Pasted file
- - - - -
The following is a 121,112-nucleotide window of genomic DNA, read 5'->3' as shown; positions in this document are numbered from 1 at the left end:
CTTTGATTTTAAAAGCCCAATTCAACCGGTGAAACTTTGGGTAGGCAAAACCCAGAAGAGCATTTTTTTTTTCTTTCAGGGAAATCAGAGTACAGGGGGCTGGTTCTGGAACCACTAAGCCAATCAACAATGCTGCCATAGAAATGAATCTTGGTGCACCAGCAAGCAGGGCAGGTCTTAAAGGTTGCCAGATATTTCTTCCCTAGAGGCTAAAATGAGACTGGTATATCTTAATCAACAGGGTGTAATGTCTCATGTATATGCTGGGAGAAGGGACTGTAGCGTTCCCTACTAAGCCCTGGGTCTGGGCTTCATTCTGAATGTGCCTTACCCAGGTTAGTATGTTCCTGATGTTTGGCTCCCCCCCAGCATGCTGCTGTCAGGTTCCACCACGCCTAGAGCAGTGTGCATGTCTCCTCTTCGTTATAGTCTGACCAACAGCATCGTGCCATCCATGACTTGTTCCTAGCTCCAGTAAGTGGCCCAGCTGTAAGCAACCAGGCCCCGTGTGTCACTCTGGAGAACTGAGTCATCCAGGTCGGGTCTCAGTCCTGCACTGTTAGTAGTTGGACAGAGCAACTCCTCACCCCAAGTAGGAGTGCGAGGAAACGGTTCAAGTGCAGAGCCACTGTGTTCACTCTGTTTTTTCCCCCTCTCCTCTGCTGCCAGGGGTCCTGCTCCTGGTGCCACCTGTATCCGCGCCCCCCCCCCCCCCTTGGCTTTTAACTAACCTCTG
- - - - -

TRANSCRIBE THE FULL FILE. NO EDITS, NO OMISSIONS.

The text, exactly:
The following is a 121,112-nucleotide window of genomic DNA, read 5'->3' as shown; positions in this document are numbered from 1 at the left end:
CTTTGATTTTAAAAGCCCAATTCAACCGGTGAAACTTTGGGTAGGCAAAACCCAGAAGAGCATTTTTTTTTTCTTTCAGGGAAATCAGAGTACAGGGGGCTGGTTCTGGAACCACTAAGCCAATCAACAATGCTGCCATAGAAATGAATCTTGGTGCACCAGCAAGCAGGGCAGGTCTTAAAGGTTGCCAGATATTTCTTCCCTAGAGGCTAAAATGAGACTGGTATATCTTAATCAACAGGGTGTAATGTCTCATGTATATGCTGGGAGAAGGGACTGTAGCGTTCCCTACTAAGCCCTGGGTCTGGGCTTCATTCTGAATGTGCCTTACCCAGGTTAGTATGTTCCTGATGTTTGGCTCCCCCCCAGCATGCTGCTGTCAGGTTCCACCACGCCTAGAGCAGTGTGCATGTCTCCTCTTCGTTATAGTCTGACCAACAGCATCGTGCCATCCATGACTTGTTCCTAGCTCCAGTAAGTGGCCCAGCTGTAAGCAACCAGGCCCCGTGTGTCACTCTGGAGAACTGAGTCATCCAGGTCGGGTCTCAGTCCTGCACTGTTAGTAGTTGGACAGAGCAACTCCTCACCCCAAGTAGGAGTGCGAGGAAACGGTTCAAGTGCAGAGCCACTGTGTTCACTCTGTTTTTTCCCCCTCTCCTCTGCTGCCAGGGGTCCTGCTCCTGGTGCCACCTGTATCCGCGCCCCCCCCCCCCCCTTGGCTTTTAACTAACCTCTG